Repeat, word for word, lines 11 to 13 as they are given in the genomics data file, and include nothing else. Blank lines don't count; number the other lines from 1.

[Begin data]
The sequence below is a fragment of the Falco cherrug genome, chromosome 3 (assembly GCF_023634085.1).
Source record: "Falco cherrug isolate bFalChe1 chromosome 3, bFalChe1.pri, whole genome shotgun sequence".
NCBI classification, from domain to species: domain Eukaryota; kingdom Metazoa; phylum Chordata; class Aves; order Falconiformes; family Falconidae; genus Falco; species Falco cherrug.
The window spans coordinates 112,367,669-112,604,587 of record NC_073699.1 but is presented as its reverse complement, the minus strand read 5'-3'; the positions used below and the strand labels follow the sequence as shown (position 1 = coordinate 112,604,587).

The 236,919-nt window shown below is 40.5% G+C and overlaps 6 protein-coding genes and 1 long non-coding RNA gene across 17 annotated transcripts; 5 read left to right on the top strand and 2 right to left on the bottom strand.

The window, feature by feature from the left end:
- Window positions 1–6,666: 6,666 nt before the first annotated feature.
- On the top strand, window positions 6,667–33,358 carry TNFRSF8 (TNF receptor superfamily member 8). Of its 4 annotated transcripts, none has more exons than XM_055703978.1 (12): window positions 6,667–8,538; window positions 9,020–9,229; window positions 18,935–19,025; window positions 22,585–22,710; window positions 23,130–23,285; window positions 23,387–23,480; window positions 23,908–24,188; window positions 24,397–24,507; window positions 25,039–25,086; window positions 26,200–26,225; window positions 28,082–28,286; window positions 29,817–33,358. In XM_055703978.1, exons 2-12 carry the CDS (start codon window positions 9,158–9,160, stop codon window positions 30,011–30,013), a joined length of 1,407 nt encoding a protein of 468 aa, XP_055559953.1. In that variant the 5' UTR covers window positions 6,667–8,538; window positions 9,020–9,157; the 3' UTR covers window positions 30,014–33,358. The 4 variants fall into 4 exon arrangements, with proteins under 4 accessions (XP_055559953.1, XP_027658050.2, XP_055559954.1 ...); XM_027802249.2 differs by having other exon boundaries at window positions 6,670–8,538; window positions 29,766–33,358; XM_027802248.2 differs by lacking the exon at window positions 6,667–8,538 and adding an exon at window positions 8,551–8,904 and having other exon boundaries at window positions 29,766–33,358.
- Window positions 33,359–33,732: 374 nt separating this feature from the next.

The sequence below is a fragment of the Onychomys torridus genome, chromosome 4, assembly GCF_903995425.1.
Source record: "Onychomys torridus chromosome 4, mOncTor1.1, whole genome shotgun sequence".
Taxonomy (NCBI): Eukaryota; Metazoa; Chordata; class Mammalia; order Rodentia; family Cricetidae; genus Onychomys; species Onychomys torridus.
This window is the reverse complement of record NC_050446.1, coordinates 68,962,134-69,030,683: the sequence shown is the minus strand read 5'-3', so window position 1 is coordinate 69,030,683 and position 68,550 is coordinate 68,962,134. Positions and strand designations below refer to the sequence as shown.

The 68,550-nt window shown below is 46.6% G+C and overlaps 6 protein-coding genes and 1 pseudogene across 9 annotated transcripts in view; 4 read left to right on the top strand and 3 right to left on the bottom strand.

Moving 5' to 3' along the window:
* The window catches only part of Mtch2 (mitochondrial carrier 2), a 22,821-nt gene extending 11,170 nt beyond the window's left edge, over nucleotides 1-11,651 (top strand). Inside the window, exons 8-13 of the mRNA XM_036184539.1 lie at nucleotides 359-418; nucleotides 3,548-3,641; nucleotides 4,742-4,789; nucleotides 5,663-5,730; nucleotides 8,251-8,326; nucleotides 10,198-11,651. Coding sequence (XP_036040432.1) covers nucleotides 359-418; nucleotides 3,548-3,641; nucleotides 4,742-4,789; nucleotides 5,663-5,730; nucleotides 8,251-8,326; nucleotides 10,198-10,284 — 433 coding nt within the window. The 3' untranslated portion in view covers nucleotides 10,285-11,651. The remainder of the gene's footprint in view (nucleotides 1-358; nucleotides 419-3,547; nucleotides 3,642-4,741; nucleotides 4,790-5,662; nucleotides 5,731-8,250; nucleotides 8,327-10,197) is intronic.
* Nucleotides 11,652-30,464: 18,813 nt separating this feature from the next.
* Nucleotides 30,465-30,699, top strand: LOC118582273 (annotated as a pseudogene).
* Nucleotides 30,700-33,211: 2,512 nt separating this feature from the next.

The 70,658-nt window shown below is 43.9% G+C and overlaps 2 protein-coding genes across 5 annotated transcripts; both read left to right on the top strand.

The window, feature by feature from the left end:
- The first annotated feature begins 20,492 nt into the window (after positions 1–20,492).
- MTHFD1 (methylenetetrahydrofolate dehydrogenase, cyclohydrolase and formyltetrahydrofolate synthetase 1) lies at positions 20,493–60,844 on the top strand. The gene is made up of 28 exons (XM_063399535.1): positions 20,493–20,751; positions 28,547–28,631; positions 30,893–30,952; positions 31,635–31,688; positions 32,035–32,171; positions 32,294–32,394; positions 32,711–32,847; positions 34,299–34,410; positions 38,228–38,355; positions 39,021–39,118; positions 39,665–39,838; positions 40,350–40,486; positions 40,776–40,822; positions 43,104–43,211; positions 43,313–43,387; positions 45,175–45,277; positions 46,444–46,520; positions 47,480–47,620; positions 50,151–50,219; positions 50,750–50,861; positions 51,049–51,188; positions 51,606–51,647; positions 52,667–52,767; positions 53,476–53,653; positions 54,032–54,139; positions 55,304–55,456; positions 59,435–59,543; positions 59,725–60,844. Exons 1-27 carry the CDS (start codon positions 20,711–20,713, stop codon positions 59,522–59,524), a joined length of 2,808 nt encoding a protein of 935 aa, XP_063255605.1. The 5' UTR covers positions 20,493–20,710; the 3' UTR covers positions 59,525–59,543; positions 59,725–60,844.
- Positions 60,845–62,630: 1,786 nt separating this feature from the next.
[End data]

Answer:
Source record: "Onychomys torridus chromosome 4, mOncTor1.1, whole genome shotgun sequence".
Taxonomy (NCBI): Eukaryota; Metazoa; Chordata; class Mammalia; order Rodentia; family Cricetidae; genus Onychomys; species Onychomys torridus.
This window is the reverse complement of record NC_050446.1, coordinates 68,962,134-69,030,683: the sequence shown is the minus strand read 5'-3', so window position 1 is coordinate 69,030,683 and position 68,550 is coordinate 68,962,134. Positions and strand designations below refer to the sequence as shown.